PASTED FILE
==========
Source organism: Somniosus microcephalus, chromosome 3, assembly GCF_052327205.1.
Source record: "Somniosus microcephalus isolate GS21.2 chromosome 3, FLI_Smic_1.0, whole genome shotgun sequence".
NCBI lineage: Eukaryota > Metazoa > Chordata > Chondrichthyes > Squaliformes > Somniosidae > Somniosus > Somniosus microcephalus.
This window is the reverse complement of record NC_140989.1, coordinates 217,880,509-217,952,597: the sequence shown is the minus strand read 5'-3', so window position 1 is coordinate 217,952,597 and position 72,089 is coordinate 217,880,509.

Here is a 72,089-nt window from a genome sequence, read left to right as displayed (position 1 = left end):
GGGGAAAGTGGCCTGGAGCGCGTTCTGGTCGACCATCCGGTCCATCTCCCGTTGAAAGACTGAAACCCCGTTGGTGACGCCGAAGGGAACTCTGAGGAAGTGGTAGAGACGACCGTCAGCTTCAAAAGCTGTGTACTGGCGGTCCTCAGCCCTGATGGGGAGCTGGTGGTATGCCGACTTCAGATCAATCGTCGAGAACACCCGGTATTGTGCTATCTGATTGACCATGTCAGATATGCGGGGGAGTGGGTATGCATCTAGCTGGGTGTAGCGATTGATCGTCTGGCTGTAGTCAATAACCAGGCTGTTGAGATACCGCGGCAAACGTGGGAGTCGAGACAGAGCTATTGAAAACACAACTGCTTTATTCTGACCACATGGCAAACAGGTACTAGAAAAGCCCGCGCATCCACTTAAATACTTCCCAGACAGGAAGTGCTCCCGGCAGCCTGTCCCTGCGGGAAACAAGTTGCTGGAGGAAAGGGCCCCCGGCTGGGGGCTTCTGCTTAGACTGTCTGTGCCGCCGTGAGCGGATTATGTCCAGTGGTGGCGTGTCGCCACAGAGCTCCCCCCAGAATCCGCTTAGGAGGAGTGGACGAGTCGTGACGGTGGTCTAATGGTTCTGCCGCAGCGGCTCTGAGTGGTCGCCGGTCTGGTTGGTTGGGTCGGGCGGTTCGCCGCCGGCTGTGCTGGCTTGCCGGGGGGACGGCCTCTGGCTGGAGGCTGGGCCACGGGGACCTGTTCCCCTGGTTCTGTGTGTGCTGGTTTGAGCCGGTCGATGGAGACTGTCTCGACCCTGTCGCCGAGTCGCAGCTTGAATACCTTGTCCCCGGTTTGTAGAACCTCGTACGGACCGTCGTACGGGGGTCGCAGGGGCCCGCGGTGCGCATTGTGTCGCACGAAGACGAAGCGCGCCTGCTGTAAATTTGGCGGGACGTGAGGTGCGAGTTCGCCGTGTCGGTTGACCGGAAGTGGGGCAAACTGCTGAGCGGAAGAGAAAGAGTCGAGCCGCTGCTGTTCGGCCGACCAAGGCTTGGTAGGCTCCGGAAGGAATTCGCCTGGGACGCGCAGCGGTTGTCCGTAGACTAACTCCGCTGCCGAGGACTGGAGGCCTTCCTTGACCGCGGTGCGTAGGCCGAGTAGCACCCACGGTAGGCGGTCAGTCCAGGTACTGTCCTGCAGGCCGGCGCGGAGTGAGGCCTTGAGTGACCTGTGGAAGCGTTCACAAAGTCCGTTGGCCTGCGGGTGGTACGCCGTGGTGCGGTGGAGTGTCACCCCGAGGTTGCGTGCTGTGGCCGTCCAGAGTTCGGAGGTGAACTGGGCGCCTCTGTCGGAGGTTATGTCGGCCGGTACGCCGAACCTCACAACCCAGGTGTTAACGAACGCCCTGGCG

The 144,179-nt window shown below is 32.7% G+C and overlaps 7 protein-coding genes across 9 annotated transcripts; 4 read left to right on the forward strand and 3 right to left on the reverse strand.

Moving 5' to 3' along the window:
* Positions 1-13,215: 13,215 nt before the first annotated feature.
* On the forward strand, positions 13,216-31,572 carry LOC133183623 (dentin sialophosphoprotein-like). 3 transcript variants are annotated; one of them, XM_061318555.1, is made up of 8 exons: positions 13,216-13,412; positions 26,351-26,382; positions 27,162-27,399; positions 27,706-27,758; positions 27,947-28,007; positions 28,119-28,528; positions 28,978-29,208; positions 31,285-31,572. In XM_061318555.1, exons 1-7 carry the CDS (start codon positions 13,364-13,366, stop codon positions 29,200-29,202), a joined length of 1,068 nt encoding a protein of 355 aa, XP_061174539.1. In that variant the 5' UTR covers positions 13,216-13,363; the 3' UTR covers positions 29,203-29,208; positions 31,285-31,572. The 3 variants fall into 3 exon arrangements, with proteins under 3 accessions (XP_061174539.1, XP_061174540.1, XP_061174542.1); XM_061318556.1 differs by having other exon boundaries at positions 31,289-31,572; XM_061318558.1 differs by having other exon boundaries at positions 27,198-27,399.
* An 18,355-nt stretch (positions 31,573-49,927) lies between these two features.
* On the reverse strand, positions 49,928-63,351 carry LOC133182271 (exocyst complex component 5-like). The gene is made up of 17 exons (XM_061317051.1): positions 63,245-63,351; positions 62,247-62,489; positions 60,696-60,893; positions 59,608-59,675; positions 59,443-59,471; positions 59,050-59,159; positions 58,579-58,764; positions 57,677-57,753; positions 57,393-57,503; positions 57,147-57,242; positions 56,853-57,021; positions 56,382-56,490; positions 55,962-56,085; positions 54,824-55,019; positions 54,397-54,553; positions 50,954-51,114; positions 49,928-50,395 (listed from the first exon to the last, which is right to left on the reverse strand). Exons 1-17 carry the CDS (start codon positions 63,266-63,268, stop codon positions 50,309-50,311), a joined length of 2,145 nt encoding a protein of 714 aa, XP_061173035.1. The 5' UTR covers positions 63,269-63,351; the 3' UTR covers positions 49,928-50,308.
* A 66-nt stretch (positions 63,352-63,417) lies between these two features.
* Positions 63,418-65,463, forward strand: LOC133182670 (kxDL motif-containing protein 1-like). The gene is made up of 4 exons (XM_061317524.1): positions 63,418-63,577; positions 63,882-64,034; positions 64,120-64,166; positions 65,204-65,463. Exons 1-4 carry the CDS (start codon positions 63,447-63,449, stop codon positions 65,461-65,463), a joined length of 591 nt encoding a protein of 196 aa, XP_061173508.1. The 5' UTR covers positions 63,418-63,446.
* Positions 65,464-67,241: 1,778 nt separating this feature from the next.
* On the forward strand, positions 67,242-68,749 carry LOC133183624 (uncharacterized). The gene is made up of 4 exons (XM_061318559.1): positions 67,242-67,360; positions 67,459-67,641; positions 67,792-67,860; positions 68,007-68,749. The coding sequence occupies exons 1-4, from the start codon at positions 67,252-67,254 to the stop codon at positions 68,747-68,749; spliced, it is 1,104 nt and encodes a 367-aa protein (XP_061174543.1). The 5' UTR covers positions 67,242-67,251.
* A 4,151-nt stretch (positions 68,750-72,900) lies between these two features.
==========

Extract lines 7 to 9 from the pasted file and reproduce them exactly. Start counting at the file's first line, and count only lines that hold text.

The 144,179-nt window shown below is 32.7% G+C and overlaps 7 protein-coding genes across 9 annotated transcripts; 4 read left to right on the forward strand and 3 right to left on the reverse strand.

Moving 5' to 3' along the window:
* Positions 1-13,215: 13,215 nt before the first annotated feature.